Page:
As from 6 April 2009, the new ACAS code of practice – rather than the discredited statutory dispute resolution procedures – will hold the key to the successful resolution of workplace disputes.

Out with the old, in with the new

On 6 April this year, the complex dispute resolution regime that took effect on October 2004 will be swept away. In its place, we will largely see a return to the old law. That means:

  • no more automatically unfair dismissals for procedural failings;
  • no more procedural bars that prevent employees bringing other types of claims unless they have lodged grievances first; and
  • no more complicated provisions about extending time limits for claims.

However, not everything will go back to how it was:

  • A new slimmer and more user-friendly ACAS code will be introduced.
  • As well as running the risk of a finding of unfair dismissal, employers can still be punished for procedural failings by an increase in compensation, but this will be a more flexible, less penal regime based on the ACAS code rather than the statutory procedures.

The new ACAS code

The new code on discipline and grievances at work is in reality a shortened version of the old code of practice, which had slipped from centre stage after the introduction of the dispute resolution procedures. The key principles are familiar:

  • Issues should be dealt with promptly. Meetings and decisions should not be unduly delayed.
  • Employers should act consistently and ensure that like cases are treated alike.
  • Appropriate investigations should be made to establish the facts of the case.
  • Any meetings should, so far as possible, be conducted by a manager who was not involved in the matter giving rise to the dispute.
  • An employee should be informed of the basis of the problem and have an opportunity to put their case in response before any disciplinary decisions are made.
  • An employee has the right to be accompanied at any disciplinary or grievance meeting.
  • An employee should be allowed to appeal against any formal decision made.

ACAS has also published fuller, non-statutory guidance to supplement the statutory code. This supplementary document is a good deal longer, sets out good practice and deals with the practical issues involved in handling workplace disputes, including providing step-by-step guides. Unlike the code, the guidance has no legal status.

Sanctions for breach

Failure to comply with the new ACAS code will not, of itself, give rise to a legal claim but the tribunal will be able to take compliance (or non-compliance) with the code into account in determining whether a dismissal is fair. In addition, any unreasonable failure (whether by the employer or the employee) to follow the new code may result in a tribunal adjusting any award of compensation by up to 25 per cent where it considers it just and equitable to do so.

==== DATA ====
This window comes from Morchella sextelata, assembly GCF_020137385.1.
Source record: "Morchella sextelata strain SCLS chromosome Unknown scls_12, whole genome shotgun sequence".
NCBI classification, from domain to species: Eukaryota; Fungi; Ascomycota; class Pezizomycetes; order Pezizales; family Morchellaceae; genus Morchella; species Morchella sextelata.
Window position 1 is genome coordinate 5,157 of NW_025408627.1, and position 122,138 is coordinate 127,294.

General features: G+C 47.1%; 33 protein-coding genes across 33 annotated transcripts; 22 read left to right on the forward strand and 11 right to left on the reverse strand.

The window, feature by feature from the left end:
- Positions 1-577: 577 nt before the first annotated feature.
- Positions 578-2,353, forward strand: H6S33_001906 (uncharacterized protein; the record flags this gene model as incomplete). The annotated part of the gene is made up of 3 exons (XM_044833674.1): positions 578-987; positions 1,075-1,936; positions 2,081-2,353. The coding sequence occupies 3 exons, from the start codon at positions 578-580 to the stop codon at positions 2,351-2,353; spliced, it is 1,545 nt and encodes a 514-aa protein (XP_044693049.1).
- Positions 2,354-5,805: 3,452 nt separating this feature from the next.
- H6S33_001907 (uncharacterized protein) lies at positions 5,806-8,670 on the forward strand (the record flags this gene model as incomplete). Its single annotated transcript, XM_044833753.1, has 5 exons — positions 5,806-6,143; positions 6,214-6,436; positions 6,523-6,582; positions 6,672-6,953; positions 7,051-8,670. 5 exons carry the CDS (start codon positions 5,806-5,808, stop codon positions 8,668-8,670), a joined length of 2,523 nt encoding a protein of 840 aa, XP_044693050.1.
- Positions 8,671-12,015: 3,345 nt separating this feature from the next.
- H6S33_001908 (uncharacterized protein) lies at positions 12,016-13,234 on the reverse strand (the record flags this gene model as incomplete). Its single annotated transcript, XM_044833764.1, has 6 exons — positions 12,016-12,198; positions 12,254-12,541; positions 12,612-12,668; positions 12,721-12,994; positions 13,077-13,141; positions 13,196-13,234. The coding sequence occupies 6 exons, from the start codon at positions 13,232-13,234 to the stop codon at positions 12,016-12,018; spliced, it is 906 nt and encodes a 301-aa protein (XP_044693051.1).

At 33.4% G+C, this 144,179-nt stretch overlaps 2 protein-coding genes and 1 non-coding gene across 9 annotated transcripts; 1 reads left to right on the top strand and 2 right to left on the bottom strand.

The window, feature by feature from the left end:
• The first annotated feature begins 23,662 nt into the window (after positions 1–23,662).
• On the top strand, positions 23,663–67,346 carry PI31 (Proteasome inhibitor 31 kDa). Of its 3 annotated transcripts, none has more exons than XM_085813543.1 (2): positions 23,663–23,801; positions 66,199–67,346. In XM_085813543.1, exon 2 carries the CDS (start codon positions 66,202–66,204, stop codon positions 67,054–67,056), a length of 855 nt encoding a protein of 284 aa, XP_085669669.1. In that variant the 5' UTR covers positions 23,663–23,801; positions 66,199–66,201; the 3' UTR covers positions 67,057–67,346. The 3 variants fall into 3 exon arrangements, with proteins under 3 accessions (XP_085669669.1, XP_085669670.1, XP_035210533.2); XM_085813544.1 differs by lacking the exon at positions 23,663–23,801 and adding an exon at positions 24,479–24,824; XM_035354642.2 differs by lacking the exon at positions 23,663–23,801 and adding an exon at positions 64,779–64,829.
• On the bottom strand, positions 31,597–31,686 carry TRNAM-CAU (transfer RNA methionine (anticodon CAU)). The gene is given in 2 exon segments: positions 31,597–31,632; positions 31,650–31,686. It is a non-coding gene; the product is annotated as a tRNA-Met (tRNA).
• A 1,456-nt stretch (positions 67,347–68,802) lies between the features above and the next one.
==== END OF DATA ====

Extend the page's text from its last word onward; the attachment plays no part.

Transitional provisions

The statutory dismissal procedures will continue to apply if disciplinary procedures are started before 6 April this year. The old procedures will also generally apply to grievances if they relate to something that has happened before that date.

What about redundancies?

One of the more unpopular features of the old regime was the wide reach of the statutory dismissal procedures. For example, they applied to dismissals on grounds of redundancy unless the collective consultation provisions for large-scale redundancies were triggered. Although the unfair dismissal law gave such employees much the same procedural protection, it was hard to understand why employers were forced to apply procedures that were primarily aimed at protecting employees from arbitrary disciplinary decisions.

The new code makes it clear that it does not apply to redundancy dismissals. Employers will also welcome the fact that it does not apply to the non-renewal of fixed-term contracts either. In both cases, the employees concerned retain the protection of the general unfair dismissal legislation.

Next steps

Most public sector employers are likely to find that their written policies and procedures already comply with the new regime, but they may still need some updating if only to remove any out-of-date references to the statutory procedures. Managers responsible for handling disciplinary or grievance procedures should also be made aware of these new developments, particularly those relating to the adjustment of compensation.